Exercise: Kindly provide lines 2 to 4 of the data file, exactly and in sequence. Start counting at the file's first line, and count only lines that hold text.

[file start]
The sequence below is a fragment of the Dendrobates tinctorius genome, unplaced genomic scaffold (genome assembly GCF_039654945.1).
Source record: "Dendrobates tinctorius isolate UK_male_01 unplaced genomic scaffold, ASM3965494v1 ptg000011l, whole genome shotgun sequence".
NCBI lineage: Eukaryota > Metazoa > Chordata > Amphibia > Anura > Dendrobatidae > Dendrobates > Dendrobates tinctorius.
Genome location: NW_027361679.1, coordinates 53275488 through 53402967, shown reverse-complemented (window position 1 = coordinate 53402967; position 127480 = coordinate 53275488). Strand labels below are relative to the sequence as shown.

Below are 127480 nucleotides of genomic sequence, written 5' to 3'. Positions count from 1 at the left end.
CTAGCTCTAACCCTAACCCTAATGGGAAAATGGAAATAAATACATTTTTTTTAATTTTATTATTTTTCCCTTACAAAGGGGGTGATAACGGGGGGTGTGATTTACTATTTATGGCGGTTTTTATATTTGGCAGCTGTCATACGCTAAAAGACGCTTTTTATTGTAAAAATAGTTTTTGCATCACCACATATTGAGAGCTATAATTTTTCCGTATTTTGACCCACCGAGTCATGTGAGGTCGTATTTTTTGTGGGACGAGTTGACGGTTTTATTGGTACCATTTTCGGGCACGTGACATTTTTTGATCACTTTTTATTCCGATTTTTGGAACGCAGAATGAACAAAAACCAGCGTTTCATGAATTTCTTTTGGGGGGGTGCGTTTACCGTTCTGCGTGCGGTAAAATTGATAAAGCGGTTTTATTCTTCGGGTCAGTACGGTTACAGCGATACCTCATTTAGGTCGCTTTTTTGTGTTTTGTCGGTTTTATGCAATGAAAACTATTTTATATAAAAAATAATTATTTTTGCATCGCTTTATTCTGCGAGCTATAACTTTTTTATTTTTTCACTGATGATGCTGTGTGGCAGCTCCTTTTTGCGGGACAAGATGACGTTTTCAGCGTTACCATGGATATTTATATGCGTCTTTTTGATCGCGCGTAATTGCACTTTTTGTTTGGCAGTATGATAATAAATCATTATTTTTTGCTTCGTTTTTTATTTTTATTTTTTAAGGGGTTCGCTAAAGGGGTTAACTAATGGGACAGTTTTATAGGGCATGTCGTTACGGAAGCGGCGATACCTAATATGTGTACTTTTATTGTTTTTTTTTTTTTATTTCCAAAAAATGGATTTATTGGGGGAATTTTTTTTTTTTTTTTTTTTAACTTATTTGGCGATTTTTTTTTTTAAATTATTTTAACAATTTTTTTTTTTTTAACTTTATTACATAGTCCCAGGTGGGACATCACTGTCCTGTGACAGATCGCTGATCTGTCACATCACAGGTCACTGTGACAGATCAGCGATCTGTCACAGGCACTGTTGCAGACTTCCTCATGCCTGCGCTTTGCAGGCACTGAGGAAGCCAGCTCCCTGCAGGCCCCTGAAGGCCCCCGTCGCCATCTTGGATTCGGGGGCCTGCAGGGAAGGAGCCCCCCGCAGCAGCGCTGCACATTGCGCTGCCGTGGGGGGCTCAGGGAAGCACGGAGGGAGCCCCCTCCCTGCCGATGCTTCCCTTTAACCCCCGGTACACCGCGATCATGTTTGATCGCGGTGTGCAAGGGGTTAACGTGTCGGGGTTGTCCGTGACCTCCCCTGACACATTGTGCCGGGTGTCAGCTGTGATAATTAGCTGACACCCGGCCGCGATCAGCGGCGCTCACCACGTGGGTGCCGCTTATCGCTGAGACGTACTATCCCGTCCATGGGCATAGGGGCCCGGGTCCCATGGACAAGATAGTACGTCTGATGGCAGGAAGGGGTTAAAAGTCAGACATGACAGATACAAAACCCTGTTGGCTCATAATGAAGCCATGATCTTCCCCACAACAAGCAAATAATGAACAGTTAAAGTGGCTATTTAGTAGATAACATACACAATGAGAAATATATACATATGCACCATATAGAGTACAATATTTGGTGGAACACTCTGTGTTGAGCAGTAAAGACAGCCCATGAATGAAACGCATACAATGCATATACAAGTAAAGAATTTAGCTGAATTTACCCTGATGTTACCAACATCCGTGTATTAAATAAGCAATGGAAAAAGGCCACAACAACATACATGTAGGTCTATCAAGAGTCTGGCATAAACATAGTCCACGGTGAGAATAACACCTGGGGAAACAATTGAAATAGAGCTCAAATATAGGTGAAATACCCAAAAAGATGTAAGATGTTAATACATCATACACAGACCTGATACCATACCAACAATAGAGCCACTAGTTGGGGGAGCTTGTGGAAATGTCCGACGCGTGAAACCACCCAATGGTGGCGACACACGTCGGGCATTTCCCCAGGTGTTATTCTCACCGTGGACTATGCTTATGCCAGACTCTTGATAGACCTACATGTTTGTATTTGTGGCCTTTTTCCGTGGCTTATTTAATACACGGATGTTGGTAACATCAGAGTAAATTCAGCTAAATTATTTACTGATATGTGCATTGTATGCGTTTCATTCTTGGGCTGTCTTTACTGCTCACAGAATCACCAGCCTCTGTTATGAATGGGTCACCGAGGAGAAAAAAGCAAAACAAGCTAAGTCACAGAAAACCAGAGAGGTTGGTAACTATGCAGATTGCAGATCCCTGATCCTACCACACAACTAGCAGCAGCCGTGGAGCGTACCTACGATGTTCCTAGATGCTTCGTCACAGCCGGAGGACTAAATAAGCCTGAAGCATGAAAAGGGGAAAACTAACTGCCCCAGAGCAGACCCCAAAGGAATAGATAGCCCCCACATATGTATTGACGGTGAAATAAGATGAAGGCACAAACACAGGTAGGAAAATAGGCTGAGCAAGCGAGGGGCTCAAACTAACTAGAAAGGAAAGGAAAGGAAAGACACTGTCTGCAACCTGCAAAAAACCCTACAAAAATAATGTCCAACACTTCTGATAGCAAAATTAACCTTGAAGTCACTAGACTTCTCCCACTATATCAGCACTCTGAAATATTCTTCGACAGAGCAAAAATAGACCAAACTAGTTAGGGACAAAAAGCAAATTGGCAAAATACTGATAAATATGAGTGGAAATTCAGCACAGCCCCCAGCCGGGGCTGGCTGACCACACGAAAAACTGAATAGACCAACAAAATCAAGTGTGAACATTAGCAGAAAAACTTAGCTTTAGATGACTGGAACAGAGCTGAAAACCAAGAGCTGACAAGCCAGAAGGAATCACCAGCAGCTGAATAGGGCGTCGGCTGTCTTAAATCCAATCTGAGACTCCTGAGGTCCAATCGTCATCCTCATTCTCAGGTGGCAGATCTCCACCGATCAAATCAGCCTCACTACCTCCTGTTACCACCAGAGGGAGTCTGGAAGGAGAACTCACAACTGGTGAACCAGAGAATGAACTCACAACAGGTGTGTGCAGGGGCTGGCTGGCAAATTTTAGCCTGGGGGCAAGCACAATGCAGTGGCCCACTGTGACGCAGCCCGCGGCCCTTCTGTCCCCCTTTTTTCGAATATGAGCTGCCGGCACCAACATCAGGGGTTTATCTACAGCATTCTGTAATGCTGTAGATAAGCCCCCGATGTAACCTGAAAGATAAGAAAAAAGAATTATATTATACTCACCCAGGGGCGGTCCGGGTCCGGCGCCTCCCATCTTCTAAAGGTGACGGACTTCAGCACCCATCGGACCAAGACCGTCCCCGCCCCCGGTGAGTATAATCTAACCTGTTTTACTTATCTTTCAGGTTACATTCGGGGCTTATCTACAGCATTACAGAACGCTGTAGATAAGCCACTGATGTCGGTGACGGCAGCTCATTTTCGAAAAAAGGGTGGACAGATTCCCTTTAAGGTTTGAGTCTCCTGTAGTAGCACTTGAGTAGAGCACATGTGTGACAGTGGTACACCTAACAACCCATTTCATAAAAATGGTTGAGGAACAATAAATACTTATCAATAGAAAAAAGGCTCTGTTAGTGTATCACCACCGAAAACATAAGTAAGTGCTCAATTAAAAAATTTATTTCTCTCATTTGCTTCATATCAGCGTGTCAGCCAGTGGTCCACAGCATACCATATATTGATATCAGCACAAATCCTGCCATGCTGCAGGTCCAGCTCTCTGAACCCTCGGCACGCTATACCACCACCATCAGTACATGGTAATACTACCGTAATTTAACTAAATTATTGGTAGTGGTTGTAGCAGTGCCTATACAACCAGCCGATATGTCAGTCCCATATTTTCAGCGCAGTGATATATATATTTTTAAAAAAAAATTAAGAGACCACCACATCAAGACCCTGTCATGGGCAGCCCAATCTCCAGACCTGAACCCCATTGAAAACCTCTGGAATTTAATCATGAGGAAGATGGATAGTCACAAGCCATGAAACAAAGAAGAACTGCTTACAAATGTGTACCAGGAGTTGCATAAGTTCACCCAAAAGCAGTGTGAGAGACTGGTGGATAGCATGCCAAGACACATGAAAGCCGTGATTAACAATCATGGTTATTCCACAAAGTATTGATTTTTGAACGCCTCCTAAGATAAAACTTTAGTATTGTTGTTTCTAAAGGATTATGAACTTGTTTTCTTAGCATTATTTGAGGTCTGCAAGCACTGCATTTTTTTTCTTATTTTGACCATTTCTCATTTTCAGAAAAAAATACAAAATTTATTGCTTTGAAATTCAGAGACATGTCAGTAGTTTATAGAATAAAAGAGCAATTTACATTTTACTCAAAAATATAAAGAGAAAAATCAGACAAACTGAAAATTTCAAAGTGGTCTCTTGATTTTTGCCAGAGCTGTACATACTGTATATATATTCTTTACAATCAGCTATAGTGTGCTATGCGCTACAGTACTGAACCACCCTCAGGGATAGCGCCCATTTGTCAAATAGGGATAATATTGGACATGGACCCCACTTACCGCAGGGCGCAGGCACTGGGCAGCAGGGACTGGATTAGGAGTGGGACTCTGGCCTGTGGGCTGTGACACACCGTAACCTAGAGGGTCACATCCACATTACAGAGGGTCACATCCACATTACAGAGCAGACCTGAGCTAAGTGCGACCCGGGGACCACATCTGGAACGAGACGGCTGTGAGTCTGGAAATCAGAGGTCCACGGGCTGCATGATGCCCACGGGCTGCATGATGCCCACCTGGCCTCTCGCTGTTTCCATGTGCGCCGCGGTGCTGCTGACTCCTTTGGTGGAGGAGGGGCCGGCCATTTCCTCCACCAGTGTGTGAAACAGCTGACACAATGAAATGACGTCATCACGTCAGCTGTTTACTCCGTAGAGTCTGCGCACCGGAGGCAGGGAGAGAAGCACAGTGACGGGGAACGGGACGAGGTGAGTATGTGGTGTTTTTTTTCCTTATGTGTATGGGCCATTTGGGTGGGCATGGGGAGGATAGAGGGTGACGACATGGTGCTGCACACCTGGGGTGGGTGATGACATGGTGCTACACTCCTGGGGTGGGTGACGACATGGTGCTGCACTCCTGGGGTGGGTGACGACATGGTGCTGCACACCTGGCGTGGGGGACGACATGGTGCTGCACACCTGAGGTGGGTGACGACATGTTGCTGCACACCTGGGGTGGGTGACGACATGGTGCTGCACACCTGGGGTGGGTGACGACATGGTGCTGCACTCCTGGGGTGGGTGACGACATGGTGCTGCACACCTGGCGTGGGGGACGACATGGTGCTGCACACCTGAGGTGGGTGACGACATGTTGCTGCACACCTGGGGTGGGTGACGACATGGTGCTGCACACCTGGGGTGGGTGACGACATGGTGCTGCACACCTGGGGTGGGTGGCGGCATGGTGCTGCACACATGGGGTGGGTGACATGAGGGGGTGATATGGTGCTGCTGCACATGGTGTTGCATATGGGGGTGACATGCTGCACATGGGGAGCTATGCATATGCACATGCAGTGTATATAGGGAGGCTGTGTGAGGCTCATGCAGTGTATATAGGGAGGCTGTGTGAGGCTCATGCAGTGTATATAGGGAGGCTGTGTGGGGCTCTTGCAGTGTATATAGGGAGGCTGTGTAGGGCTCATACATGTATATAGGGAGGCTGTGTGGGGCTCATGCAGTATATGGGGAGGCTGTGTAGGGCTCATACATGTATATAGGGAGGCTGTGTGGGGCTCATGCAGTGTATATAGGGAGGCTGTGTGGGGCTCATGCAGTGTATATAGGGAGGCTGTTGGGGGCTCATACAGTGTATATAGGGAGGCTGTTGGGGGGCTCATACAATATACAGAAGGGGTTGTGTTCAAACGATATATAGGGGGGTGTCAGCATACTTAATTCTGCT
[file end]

Source record: "Dendrobates tinctorius isolate UK_male_01 unplaced genomic scaffold, ASM3965494v1 ptg000011l, whole genome shotgun sequence".
NCBI lineage: Eukaryota > Metazoa > Chordata > Amphibia > Anura > Dendrobatidae > Dendrobates > Dendrobates tinctorius.
Genome location: NW_027361679.1, coordinates 53275488 through 53402967, shown reverse-complemented (window position 1 = coordinate 53402967; position 127480 = coordinate 53275488). Strand labels below are relative to the sequence as shown.